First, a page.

Jesse> Creativity is bred out of creativity. If you’re not letting your employees become creative problem solvers or exercise their creative muscles, you’ll never foster an environment that is driven by the creative spirit. 

My team focuses on creative storytelling every day, it is fundamental to the culture of our team. Teams that don’t rely daily on a creative spirit are more than capable of injecting that into their day to day. Whether it’s pulling together an impromptu brainstorm or building a learning program that focuses on building creative muscle, it’s possible to weave creativity into the workplace.

In addition to driving media led content programmes, I also work with the wider team to help them think on their feet. I’ve had members of my team host mock debates to build their creative persuasion skills. I’ve also run a workshop which included random topic presentations unrelated to our day-to-day jobs and only gave them 30 minutes to prepare. It helps the rest of the team to learn how to think quickly in moments of perceived crisis. Even those exercises, while not focused on creativity in the general sense, allow for people to build skills that are integral to the creative spirit. 

LBB> How do you encourage creative excellence among your team?

Jesse> By living life. You cannot be creative by just thinking about creativity all the time. You need to go experience the world around you. That can be simple things like a walk through the park with a cup of coffee in hand or a glass of wine and a book at a wine bar. Or it could be going on vacations, going to concerts, or taking art classes to learn a new skill or hobby. Also, consuming the media around us can also drive inspiration and creative excellence.

LBB> The big question. We know creativity is effective but when you’re assessing an idea that’s totally original and new, how do you figure out if it’s brilliant or indulgent?

This is a great question and is so hard to answer because creativity can be so subjective. But for me, there are some set criteria that I run ideas by when evaluating:

  • Is it aligned to the strategy? If it doesn’t lean into your strategy, keep thinking.
  • Is it born out of a simple human insight?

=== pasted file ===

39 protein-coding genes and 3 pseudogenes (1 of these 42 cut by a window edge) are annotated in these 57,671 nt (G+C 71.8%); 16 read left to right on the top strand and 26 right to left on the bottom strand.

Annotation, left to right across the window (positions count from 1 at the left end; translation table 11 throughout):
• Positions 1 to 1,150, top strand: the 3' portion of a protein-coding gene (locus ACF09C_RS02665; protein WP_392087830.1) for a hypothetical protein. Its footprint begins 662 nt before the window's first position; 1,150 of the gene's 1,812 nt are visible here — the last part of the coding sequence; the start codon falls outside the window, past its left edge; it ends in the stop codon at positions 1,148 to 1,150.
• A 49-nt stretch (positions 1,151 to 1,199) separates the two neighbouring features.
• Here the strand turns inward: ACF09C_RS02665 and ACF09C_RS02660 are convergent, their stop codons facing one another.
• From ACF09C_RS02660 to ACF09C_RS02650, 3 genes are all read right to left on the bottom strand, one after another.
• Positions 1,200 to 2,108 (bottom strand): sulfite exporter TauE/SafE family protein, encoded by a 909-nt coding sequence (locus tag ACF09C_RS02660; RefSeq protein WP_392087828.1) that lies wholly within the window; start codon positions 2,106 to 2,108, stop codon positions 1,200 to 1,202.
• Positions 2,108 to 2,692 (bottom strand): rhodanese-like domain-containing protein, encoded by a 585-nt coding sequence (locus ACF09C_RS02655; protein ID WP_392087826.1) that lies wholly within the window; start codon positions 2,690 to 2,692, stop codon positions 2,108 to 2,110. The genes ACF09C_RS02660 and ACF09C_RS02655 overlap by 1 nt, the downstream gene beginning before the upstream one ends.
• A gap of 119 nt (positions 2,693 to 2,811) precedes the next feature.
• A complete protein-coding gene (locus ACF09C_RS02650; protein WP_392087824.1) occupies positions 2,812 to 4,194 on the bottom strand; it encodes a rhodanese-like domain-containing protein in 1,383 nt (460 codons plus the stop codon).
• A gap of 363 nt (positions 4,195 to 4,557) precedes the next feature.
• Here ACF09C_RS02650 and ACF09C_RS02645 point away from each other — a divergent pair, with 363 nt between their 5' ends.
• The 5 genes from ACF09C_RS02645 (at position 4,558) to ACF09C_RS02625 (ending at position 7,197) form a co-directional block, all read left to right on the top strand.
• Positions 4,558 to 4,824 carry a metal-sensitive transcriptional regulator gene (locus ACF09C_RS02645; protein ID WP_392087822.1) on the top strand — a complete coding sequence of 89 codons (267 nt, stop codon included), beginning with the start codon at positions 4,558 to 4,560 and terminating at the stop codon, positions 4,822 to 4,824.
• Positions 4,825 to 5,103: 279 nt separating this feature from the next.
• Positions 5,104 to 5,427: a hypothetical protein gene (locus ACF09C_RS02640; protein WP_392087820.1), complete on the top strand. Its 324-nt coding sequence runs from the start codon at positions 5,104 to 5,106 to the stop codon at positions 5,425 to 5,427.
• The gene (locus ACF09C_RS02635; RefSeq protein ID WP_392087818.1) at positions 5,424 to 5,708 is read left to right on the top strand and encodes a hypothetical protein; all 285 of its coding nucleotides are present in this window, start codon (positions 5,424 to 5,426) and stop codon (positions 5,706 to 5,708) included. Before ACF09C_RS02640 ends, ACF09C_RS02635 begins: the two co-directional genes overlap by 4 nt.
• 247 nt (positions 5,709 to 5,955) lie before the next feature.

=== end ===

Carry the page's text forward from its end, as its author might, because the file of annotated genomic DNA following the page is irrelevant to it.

• Does it feel natural to the brand? The best ideas feel effortless.
  • Is there a unique twist on the idea that hooks you in unexpectedly? 
  • And because I work in media – is it scalable? If people aren’t going to be able to see your creativity in action, is it worth the investment? 

LBB> Tell us about a time you’ve really had to fight for a creative idea - what was the idea, what was the obstacle and why was it worth it?

Jesse> Without naming the brand, a couple years ago we had a client reach out asking about doing a series of talk show integrations to promote a campaign. In our assessment of the brief, my team saw more potential. We wanted to create a feature length documentary to bring the message to life. After a series of storytelling workshops, creative RFI’s and presentations, we went into several months of discussing with the clients the pros and cons of the various options.

The client decided to commission not one but two projects – a testament to the work we crafted with our media partners. Both projects are now preparing for release and once they go out into the world, I see them being highly effective sources of IP that the brand will be able to leverage for many years to come. 

LBB> What one piece of advice do you have for marketers at the beginning of their career who’re still figuring out how to drive impactful creative marketing?

Jesse> Explore your curiosity! You have a long, fruitful career ahead of you and while you’re likely already bursting with ideas – use the beginning of your career to find ways to keep yourself inspired! Working in a creative field can and should be fun! By finding passion points that can influence your work, you’ll be able to make something special. Go to museums, book concert tickets, and just look at and listen to the world around you. Inspiration can be found on a quiet walk, during a work brainstorm or experiencing the work of other creatives. 

Jesse Noll is associate director, content at Wavemaker US. For more information visit here.

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Wavemaker US, Wed, 03 May 2023 11:55:00 GMT